But for beekeeper Bablok this is not only about economic problems: "If the legislator will not implement actions to protect beekeeping in the future, the expansion of GE maize will lead to a countryside without any bees left at all. This will cause an emergency with regards to the pollination of fruits and other crops, eventually causing a depletion of diversity within uncultivated varieties. It is beyond comprehension that the government supports unblushingly the multinational seed company, but abandons native beekeepers, farmers and consumers, and sacrifices essential environmental interests. However, our struggle continues, also at the courts, in order to fight for the enforcement of our rights."

Source: Beekeepers against Genetic Engineering (German website)
Germany Tightens Restrictions on Genetically Modified Corn
Der Spiegel, 9 May 2007,1518,481952,00.html

*The German government has imposed stricter regulations on the food company Monsanto regarding the sale of genetically modified corn seeds. The new rules are tantamount to an outright ban.

Genetically modified (GM) crops have long been controversial in Germany, where organic agriculture is booming. Now the cultivation of GM corn has been effectively banned by the government, according to media reports.

In its Wednesday edition, the Berlin daily Der Tagesspiegel reports that it has obtained a letter sent from the Federal Ministry of Agriculture to the agricultural company Monsanto, which sells the GM corn MON 810 -- which has been legal in Germany up until now -- as seed. In the letter, the ministry writes that GM corn from the MON 810 product line can only be delivered to third parties if the firm also provides an accompanying monitoring plan which researches the effects on the environment. The German news agency DPA also reported Wednesday they had obtained a copy of the same letter.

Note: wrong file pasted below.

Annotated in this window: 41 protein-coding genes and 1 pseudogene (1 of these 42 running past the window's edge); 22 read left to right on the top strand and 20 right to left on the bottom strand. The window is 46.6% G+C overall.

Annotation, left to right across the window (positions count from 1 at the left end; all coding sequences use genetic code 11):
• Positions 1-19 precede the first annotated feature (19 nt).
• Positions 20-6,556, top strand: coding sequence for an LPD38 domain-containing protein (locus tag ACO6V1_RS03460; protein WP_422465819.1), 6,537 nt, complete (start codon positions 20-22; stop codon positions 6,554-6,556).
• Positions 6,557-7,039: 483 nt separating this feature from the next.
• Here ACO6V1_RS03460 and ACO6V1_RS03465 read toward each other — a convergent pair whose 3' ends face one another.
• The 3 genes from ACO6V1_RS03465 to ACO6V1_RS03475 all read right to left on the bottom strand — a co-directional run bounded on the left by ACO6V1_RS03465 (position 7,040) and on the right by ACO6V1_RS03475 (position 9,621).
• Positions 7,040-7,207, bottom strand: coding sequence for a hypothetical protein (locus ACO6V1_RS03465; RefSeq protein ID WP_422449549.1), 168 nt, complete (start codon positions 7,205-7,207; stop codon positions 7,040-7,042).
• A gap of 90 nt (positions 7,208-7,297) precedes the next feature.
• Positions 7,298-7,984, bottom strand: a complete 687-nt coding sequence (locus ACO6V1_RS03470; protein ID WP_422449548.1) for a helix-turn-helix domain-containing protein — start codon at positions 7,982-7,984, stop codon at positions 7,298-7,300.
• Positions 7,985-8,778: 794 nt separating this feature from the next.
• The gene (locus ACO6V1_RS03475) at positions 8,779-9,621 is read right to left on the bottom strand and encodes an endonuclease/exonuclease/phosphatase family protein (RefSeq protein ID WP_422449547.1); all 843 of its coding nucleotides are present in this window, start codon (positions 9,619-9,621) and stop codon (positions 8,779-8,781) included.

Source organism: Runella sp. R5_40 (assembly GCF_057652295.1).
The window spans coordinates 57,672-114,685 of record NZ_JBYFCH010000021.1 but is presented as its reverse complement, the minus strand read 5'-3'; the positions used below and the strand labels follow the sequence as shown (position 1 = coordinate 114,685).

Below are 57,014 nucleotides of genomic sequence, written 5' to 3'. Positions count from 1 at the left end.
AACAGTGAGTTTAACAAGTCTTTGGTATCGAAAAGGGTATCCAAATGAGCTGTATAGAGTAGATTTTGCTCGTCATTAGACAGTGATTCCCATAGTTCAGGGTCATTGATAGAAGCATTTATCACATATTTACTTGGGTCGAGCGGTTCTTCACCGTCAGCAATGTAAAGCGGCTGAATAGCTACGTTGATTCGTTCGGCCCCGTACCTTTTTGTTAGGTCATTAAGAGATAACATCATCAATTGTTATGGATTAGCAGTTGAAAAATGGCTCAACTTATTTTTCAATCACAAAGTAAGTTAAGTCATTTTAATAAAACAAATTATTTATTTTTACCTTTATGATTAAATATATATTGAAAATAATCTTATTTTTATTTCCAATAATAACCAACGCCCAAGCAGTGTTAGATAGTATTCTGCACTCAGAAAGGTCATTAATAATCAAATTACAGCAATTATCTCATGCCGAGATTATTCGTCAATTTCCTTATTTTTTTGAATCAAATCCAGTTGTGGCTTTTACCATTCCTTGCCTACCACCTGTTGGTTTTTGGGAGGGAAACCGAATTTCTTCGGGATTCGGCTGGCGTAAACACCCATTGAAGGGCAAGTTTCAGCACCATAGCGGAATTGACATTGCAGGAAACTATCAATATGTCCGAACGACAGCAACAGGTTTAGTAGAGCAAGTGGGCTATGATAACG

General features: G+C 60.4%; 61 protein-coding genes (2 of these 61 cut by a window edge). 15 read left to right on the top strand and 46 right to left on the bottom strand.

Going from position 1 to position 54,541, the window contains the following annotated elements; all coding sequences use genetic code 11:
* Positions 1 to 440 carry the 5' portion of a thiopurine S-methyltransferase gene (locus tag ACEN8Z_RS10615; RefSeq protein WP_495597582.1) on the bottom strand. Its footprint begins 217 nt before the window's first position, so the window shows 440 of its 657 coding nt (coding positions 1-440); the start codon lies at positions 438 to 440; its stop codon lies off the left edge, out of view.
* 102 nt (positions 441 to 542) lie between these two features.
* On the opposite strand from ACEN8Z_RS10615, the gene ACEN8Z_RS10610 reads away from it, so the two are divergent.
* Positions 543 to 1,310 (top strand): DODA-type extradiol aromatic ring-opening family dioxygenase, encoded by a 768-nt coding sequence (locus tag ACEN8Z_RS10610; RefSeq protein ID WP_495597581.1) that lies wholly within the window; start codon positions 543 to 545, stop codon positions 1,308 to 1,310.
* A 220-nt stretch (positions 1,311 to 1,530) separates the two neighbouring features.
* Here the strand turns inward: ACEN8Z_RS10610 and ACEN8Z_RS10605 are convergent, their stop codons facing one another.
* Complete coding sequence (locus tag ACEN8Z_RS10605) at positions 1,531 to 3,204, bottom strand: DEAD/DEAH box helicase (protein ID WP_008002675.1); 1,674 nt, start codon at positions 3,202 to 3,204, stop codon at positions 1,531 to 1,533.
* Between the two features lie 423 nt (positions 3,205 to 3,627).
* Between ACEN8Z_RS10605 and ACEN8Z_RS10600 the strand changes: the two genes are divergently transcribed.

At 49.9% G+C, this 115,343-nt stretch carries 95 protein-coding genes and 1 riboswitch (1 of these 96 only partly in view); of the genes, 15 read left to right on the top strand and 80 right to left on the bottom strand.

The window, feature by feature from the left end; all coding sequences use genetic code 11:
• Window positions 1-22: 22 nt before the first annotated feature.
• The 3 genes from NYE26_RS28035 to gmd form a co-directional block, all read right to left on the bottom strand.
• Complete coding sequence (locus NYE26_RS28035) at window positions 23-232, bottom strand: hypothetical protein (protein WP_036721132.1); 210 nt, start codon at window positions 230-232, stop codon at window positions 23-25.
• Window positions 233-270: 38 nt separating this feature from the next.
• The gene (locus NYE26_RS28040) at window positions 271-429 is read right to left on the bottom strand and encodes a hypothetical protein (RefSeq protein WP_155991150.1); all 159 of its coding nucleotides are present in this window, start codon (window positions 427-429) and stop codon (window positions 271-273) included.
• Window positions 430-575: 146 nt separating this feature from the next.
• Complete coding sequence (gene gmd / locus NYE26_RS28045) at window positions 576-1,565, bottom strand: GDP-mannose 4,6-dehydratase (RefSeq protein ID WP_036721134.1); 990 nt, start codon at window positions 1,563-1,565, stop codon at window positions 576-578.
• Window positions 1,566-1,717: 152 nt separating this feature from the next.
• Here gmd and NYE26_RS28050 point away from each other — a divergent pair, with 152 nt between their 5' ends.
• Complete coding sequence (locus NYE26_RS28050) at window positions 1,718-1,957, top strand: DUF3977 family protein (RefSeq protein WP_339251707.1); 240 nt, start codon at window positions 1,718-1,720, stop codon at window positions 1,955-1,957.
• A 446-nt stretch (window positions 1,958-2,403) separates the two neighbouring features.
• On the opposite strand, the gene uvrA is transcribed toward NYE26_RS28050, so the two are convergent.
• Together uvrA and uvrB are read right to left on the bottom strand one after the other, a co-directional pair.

"This amounts to a de facto ban on the cultivation of genetically modified corn," said Peter Rudolph, who is responsible for genetic technology in the Brandenburg state ministry of agriculture, in remarks to Der Tagesspiegel Tuesday. He said the letter basically means Monsanto will no longer be allowed to sell MON 810, as the company has not presented any monitoring plan up until now. Brandenburg is the German state with the largest quantity of GM corn under cultivation.

In the letter, the federal ministry justifies its decision by writing that new information "gives reasons to suppose that the cultivation of MON 810 poses a danger to the environment."

A spokesperson for the Ministry of Agriculture told the newspaper that the letter should not be interpreted as a ban, but rather as a tightening of the regulations concerning the cultivation of the GM corn.

The new ruling could mean that crops already planted may not be allowed to be harvested. Brandenburg farmer Jörg Piprek told Der Tagesspiegel the new ruling was absurd: "We've already planted the corn. They can't tell us after the fact that it was illegal."

The cultivation of genetically modified crops has been controversial all over Europe, with anti-GM activists going as far as ripping up crops. The German Agriculture Minister Horst Seehofer has up until now justified the cultivation of GM crops in Germany by arguing they are allowed under European Union regulations.